Boston bombing suspect taken alive after lengthy manhunt. NBC's Jay Gray reports.
The Boston bombing suspect captured by authorities Friday night remained hospitalized in serious condition Saturday, protected by heavily armed guards while the city and its surrounding suburbs, locked down for nearly 24 hours during an intense manhunt, came back to life.
Investigators, meanwhile, were waiting to question the 19-year old suspect, Dzhokar Tsarnaev, to determine a motive and address the lingering questions about Monday's marathon bombings that killed three people and wounded 176 others.
President Obama touched on some of those questions in a Friday night press conference held a short while after police captured Tsarnaev, who had been injured and holed up in a boat parked on the side of a Watertown house, according to authorities. His older brother and alleged accomplice, Tamarlan, was killed with a bomb strapped to his chest after a wild police chase overnight on Thursday.
“Why did young men who grew up and studied here, as part of our communities and our country, resort to such violence,” Obama asked. “How did they plan and carry out these attacks? And did they receive help? The families of those killed deserve answers. The wounded deserve answers."
U.S. Attorney Carmen Ortiz said Friday night that formal charges would be filed in the coming days.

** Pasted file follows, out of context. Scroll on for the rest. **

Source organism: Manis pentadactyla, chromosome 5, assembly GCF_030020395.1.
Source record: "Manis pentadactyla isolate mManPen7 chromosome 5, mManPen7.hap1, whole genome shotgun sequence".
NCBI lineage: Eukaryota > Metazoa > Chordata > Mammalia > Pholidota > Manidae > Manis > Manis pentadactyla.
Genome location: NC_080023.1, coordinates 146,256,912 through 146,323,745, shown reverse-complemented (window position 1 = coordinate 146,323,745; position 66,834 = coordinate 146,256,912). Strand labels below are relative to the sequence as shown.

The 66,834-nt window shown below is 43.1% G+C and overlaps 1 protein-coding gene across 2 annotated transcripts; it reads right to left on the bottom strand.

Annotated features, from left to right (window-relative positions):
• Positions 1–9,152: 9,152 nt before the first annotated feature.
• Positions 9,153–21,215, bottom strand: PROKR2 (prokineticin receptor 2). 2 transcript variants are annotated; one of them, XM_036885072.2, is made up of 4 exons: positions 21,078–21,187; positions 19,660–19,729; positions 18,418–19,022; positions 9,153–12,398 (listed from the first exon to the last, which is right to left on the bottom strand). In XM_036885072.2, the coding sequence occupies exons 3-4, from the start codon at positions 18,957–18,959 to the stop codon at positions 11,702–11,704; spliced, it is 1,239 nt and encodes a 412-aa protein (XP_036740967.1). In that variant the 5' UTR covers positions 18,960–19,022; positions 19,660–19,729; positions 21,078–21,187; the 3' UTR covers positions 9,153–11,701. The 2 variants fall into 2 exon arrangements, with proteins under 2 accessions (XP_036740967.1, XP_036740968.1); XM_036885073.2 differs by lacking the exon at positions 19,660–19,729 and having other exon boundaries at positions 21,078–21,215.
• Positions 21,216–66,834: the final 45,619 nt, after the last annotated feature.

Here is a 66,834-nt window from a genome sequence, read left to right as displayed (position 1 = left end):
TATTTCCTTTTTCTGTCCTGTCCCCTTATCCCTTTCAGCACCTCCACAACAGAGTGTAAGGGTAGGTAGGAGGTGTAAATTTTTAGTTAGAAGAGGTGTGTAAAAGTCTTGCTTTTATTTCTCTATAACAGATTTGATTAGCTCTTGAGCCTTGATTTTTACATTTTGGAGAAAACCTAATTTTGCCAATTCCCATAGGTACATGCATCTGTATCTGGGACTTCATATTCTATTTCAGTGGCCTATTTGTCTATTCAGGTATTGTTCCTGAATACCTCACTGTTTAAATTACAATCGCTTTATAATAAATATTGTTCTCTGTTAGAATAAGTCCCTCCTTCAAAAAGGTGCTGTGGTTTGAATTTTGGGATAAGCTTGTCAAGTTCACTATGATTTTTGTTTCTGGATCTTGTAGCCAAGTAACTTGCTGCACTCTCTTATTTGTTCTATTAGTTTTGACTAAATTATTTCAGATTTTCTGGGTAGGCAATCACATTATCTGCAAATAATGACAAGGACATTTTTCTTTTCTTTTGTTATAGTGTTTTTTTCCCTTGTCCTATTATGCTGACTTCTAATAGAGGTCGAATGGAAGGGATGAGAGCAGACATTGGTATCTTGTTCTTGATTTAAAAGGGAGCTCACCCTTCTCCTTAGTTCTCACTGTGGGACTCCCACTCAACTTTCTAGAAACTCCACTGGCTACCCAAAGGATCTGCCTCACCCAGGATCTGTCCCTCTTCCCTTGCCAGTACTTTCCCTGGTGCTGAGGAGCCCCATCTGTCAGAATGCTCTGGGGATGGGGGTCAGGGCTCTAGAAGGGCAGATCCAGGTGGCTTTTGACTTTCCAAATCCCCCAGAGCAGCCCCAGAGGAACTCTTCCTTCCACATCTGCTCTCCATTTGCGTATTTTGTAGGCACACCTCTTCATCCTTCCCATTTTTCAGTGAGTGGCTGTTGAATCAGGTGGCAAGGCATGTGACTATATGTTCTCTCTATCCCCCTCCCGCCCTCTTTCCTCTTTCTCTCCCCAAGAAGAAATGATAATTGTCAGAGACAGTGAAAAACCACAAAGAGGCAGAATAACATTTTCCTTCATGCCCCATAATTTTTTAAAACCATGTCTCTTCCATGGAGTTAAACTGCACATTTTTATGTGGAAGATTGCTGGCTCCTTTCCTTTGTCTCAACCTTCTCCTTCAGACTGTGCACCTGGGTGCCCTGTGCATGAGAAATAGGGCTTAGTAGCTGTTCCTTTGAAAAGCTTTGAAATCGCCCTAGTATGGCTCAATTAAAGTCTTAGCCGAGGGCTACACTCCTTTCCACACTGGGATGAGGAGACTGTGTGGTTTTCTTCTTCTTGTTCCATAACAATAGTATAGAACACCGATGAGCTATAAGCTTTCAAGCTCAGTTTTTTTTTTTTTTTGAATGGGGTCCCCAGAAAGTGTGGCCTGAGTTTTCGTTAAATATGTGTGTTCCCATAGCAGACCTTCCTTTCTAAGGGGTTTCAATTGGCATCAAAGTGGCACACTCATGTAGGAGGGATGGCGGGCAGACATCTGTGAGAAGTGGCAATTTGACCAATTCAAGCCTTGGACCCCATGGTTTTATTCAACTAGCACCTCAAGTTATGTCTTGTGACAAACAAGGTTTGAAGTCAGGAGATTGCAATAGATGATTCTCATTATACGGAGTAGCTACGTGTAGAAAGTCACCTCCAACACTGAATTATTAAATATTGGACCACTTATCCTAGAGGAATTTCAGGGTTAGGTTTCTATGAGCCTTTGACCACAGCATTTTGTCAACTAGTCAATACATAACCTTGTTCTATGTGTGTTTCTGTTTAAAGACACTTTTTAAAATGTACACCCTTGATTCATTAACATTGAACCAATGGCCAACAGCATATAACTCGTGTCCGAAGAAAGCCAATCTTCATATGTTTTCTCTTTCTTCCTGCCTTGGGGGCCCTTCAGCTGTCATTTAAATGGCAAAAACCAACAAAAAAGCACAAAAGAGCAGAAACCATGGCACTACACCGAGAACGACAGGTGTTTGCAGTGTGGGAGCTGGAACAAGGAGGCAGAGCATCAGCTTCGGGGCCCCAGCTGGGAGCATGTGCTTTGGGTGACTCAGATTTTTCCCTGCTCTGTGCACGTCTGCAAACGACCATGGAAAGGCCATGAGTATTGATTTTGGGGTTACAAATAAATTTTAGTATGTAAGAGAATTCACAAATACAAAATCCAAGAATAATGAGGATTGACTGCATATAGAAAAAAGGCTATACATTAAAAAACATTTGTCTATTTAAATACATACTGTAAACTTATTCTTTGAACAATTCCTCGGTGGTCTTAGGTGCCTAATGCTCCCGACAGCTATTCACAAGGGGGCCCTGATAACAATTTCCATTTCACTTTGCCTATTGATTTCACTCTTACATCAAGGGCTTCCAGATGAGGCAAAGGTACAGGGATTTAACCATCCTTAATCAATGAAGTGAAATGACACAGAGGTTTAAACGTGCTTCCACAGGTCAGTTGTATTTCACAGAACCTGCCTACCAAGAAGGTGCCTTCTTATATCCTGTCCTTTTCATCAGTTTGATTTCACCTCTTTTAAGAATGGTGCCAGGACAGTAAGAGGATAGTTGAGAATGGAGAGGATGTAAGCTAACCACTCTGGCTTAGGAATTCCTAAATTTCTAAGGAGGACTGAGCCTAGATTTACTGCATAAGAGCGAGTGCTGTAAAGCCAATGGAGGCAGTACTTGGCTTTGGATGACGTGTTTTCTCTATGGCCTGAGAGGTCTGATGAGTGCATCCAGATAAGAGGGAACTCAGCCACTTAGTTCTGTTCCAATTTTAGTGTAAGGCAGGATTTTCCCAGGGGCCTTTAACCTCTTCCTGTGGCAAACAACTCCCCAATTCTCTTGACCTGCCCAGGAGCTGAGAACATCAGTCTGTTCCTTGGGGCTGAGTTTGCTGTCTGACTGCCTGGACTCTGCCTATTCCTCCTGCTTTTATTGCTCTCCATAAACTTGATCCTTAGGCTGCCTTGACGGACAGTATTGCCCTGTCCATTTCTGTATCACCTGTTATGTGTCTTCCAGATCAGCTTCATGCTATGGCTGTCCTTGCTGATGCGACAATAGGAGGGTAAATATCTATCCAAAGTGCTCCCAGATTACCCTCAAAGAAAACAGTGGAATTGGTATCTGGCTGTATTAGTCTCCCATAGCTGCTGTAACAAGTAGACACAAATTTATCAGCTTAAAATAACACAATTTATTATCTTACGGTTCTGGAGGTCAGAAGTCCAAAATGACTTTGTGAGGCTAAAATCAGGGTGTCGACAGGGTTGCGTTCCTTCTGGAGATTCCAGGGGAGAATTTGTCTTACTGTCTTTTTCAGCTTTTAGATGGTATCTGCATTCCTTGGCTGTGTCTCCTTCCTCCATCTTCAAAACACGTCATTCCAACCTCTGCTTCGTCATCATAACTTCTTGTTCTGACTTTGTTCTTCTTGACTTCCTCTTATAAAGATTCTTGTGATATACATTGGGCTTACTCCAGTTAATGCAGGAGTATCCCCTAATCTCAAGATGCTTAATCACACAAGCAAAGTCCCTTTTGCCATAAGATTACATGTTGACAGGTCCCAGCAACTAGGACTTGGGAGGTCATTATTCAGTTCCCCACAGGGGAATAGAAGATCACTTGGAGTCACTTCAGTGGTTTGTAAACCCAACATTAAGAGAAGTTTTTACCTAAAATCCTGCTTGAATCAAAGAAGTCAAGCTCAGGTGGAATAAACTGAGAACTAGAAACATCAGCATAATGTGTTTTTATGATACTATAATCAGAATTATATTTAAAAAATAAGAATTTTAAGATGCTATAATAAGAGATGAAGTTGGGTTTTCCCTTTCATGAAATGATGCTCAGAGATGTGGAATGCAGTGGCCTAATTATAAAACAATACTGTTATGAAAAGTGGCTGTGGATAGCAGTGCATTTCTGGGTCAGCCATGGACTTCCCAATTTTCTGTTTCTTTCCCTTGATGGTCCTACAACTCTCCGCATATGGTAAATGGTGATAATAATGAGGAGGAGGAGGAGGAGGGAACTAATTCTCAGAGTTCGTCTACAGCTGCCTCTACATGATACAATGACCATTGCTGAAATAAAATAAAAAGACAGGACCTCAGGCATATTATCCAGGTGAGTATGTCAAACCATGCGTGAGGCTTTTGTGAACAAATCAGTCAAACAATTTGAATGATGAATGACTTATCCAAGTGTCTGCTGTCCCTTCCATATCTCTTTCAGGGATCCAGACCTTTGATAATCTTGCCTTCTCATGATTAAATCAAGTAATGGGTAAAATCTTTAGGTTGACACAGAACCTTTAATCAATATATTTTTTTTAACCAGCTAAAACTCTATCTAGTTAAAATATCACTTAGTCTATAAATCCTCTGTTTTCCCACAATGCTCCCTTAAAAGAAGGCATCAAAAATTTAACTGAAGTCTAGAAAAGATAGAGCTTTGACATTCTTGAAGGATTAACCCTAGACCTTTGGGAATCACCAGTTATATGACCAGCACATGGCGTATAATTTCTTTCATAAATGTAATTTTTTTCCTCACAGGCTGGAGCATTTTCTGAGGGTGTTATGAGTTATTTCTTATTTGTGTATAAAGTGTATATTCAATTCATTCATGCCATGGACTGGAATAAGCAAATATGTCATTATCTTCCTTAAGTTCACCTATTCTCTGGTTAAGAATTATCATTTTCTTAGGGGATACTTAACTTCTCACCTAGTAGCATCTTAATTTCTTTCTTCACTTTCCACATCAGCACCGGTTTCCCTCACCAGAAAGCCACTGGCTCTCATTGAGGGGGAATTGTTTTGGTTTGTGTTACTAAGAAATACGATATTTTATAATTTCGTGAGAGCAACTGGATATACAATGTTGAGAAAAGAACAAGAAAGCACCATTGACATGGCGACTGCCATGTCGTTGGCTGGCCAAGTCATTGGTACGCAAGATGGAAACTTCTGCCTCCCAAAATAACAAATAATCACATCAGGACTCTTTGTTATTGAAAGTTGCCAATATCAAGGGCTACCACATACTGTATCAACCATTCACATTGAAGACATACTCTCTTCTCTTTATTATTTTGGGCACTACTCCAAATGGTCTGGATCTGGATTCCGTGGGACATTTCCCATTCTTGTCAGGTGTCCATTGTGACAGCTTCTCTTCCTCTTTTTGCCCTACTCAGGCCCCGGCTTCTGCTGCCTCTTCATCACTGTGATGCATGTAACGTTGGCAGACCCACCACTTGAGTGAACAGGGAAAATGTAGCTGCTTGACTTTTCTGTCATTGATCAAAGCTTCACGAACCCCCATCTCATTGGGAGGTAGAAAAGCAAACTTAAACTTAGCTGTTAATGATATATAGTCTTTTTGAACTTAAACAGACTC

The FBI confirmed it investigated Tamerlan in 2011 for possible extremist ties after receiving information from abroad that he was a "follower of radical Islam" and planned to join an underground group, NBC News reported. Agents questioned him and neighbors and did not find "any terrorism activity, domestic or foreign."
After being apprehended by police Friday night, Dzhokhar Tsarnaev was taken by ambulance to Beth Israel Deaconess Medical Center in Boston where he is receiving treatment. He is believed to have suffered a gunshot wound and lost a lot of blood, police said, and unable to answer questions.
U.S. officials said when Tsarnaev was well enough to face interrogation, a special team for high-value suspects would question him without reading him his Miranda rights, invoking a rare “public safety exception” triggered by the need to protect police and the public from immediate danger.
An Obama administration official told NBC News that under the present circumstances, the government finds it urgent to determine if the brothers planted any other bombs before Monday's attack and whether they had the assistance or support of anyone else.
Anything Tsarnaev says to the team of FBI, CIA and Defense Department personel carrying out the interrogation will be admissible in court, despite Tsarnaev not having a lawyer on hand, NBC News reported.
Dzhokhar and his brother, 26-year-old Tamerlan, were identified by authorities and relatives as ethnic Chechens from southern Russia who had been in the U.S. for about a decade and were believed to be living in Cambridge, across the Charles River from Boston. Tamerlan Tsarnaev died in the shootout early Friday of gunshot wounds and a possible blast injury. At one point, he was run over by his younger brother in a car as he lay wounded, according to investigators.
During a long night of violence Thursday and into Friday, the brothers killed an MIT police officer, severely wounded another lawman during a gun battle and hurled explosives at police in a desperate getaway attempt, authorities said. That shootout left Tamerlan dead, while Dzhokhar escaped on foot.